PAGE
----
Texas Gets National Attention—For Failing on Pretrial

Texas Gets National Attention—For Failing on Pretrial

In June of this year, the Vera Institute of Justice published “Out of Sight: The Growth of Jails in Rural America,” listing the counties and parishes across the country with the highest rates of pretrial incarceration. Of the top 10 counties with the highest rates of pretrial incarceration, four are Texas counties—more than any other state. They include the following counties: Limestone (7), Dimmit (5), Garza (4), and Kent (3).

Then, this month, the Pretrial Justice Institute published “The State of Pretrial Justice in America,” which assigned letter grades to every state on pretrial from A to F. Texas was given a D. Both in grade school and in pretrial, a D is failing.

Pretrial release decisions are crucial in the safe and efficient operation of Texas jails. Unfortunately – but not surprisingly, considering the findings above – a 2016 study found that “Texas’ resource-based bail system keeps low-risk individuals unnecessarily detained before trial and allows risky defendants to buy their freedom with limited oversight. This practice undermines public safety, disproportionately harms low-income defendants, and costs counties millions of dollars every year.”

In other words, many people who cannot afford to pay bail are locked up until trial, while the wealthier go free. And taxpayers foot the bill for lower-income folks to sit in jail, legally innocent, waiting for their case to be called.

Risk assessment tools that more accurately measure a person’s risk to the community, as opposed to resource-based assessments that discriminate against low-income defendants, could alleviate the costly strain on county jails (and on taxpayers), as would the increased and safe use of personal “no cost” bonds, and a presumption of pretrial release for low-risk individuals.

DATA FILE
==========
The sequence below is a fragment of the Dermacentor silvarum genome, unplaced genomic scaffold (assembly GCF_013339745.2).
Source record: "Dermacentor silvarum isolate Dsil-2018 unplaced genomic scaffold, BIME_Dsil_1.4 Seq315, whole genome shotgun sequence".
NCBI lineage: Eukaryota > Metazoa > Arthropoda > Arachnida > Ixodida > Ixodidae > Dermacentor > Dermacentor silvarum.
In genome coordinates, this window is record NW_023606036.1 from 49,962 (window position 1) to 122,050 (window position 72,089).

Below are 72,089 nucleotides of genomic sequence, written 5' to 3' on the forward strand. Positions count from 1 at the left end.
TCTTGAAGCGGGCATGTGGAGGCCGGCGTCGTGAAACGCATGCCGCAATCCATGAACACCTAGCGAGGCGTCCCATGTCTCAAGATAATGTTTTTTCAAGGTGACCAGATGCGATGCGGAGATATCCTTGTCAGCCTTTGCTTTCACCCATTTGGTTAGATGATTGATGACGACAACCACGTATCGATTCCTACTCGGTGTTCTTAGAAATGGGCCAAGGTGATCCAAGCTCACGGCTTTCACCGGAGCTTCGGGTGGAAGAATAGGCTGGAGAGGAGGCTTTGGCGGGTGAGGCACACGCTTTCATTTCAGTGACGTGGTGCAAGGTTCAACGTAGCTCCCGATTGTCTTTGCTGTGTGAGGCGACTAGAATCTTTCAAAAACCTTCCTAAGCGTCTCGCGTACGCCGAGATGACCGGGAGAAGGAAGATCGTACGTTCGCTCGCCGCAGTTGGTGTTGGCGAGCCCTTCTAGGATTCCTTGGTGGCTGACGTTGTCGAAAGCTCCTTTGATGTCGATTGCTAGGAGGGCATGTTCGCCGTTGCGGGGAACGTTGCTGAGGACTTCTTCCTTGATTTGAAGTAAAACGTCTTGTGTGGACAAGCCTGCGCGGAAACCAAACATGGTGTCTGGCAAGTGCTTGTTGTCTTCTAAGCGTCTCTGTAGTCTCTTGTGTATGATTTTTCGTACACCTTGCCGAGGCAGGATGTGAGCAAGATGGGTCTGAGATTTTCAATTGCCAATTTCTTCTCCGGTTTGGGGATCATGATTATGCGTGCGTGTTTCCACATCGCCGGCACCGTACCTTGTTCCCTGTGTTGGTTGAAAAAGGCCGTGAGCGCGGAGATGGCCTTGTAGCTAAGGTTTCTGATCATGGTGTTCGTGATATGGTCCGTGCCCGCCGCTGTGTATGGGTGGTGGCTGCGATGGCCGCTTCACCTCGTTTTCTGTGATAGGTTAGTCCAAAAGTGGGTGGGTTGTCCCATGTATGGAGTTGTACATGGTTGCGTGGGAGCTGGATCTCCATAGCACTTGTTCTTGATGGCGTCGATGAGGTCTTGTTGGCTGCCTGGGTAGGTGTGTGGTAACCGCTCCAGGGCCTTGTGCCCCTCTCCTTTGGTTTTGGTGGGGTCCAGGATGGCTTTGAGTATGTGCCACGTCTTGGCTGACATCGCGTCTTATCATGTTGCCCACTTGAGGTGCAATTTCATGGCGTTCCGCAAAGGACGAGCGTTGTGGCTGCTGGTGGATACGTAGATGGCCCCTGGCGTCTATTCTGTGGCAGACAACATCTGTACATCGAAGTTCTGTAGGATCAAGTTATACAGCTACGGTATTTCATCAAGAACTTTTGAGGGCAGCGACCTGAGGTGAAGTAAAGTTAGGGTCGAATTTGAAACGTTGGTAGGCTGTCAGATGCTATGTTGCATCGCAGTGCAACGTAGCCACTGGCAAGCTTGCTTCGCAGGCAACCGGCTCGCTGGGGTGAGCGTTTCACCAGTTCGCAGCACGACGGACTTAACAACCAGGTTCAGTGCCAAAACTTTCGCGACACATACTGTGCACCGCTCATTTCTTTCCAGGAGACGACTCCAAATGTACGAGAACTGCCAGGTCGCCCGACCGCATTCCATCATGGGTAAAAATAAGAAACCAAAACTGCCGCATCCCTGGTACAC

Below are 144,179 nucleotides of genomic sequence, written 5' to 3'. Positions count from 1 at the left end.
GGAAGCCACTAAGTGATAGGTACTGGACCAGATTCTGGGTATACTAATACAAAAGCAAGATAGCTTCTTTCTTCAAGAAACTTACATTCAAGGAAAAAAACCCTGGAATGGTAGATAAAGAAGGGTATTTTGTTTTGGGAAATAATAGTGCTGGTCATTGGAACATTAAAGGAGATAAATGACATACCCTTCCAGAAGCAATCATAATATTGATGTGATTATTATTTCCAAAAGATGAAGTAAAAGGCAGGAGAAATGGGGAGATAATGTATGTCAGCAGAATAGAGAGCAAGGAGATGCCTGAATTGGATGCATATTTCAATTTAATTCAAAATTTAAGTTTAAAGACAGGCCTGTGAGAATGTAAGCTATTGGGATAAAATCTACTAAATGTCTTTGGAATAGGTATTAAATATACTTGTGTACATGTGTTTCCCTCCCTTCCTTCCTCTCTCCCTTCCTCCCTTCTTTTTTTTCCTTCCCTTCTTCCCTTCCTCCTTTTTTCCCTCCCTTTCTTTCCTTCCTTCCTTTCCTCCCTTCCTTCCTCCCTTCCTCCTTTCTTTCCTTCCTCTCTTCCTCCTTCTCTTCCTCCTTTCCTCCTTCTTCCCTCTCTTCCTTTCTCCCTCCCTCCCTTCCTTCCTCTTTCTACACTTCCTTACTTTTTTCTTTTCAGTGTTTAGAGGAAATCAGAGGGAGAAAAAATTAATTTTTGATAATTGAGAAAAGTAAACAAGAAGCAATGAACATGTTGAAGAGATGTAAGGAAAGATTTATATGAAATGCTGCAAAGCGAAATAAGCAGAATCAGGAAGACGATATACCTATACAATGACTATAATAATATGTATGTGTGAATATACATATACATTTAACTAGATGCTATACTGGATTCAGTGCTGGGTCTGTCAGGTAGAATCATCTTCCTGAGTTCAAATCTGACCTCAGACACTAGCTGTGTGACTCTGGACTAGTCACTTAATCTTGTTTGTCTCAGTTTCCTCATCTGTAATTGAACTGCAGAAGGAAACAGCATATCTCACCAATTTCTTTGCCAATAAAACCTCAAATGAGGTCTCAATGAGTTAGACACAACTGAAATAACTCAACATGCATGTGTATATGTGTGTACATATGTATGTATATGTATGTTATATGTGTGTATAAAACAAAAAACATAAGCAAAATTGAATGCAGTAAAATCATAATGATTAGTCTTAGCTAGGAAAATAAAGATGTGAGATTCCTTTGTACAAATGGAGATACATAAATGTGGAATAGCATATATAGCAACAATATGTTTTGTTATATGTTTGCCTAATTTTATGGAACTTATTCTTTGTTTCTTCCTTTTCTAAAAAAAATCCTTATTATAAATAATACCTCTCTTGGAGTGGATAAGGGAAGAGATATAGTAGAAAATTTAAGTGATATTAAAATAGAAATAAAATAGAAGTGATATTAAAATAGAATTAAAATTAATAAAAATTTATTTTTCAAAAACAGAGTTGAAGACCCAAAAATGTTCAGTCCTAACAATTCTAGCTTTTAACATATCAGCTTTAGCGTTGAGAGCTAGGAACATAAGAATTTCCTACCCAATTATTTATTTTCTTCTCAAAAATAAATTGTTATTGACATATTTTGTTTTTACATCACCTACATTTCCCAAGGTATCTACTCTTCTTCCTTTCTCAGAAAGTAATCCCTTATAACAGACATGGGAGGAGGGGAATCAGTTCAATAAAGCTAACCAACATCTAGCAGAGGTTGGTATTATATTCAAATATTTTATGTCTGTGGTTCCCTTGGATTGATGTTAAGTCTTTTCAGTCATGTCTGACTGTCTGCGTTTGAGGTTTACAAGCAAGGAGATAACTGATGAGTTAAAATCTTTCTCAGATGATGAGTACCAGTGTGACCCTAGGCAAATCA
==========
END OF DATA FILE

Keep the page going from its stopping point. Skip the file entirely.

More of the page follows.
Pretrial reform leads to safer, more just outcomes, and it could save millions of dollars annually. Nonetheless, there are those who advocate against improvements to Texas’ broken bail system. Refer them here, to a fact sheet of responses to five false claims about personal bonds and pretrial reform.

About the Author

Lindsey Linder, J.D.

Lindsey Linder

Lindsey Linder is the former Senior Policy Attorney for the Texas Center for Justice and Equity. Lindsey co-founded the Texas Women’s Justice Coalition, a statewide group of more than 60 system-impacted women and advocates calling for women’s justice, and she was a 2020 finalist for the Austin Under 40 Awards for her policy work and advocacy. During summer 2014, she interned with UNICEF in Tel Aviv, Israel, drafting a report on Israel’s implementation of the UN treaty Convention on the Rights of the Child to be submitted to the New York and Geneva United Nations headquarters for review. Lindsey first joined TCJE as a member of Senator Rodney Ellis’ Texas Legislative Internship Program, and she continued to support TCJE while completing law school, receiving her Juris Doctor with honors from Southern University Law Center in Baton Rouge, Louisiana, in 2016.

The Texas Criminal Justice Coalition is now the Texas Center for Justice and Equity! Learn More